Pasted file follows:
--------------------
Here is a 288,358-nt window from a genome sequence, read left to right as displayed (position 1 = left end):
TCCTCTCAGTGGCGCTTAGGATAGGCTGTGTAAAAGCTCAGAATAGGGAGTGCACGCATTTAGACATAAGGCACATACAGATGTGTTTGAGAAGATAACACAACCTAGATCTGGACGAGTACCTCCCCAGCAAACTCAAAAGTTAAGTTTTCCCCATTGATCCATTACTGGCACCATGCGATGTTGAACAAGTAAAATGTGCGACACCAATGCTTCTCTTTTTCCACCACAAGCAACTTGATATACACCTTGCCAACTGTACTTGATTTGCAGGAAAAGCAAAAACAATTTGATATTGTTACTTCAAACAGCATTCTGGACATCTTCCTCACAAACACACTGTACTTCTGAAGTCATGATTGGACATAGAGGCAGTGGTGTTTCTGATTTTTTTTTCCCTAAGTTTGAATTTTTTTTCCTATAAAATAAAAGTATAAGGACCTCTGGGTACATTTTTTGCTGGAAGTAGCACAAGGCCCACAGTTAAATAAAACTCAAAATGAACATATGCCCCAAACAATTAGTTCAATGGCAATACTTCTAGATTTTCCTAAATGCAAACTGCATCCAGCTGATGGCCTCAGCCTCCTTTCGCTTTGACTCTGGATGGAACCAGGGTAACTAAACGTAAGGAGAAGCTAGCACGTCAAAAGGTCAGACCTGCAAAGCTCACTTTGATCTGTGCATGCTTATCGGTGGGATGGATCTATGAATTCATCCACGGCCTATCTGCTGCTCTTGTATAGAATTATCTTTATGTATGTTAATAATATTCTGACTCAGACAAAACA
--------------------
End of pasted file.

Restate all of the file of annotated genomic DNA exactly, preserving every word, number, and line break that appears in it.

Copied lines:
Here is a 288,358-nt window from a genome sequence, read left to right as displayed (position 1 = left end):
TCCTCTCAGTGGCGCTTAGGATAGGCTGTGTAAAAGCTCAGAATAGGGAGTGCACGCATTTAGACATAAGGCACATACAGATGTGTTTGAGAAGATAACACAACCTAGATCTGGACGAGTACCTCCCCAGCAAACTCAAAAGTTAAGTTTTCCCCATTGATCCATTACTGGCACCATGCGATGTTGAACAAGTAAAATGTGCGACACCAATGCTTCTCTTTTTCCACCACAAGCAACTTGATATACACCTTGCCAACTGTACTTGATTTGCAGGAAAAGCAAAAACAATTTGATATTGTTACTTCAAACAGCATTCTGGACATCTTCCTCACAAACACACTGTACTTCTGAAGTCATGATTGGACATAGAGGCAGTGGTGTTTCTGATTTTTTTTTCCCTAAGTTTGAATTTTTTTTCCTATAAAATAAAAGTATAAGGACCTCTGGGTACATTTTTTGCTGGAAGTAGCACAAGGCCCACAGTTAAATAAAACTCAAAATGAACATATGCCCCAAACAATTAGTTCAATGGCAATACTTCTAGATTTTCCTAAATGCAAACTGCATCCAGCTGATGGCCTCAGCCTCCTTTCGCTTTGACTCTGGATGGAACCAGGGTAACTAAACGTAAGGAGAAGCTAGCACGTCAAAAGGTCAGACCTGCAAAGCTCACTTTGATCTGTGCATGCTTATCGGTGGGATGGATCTATGAATTCATCCACGGCCTATCTGCTGCTCTTGTATAGAATTATCTTTATGTATGTTAATAATATTCTGACTCAGACAAAACA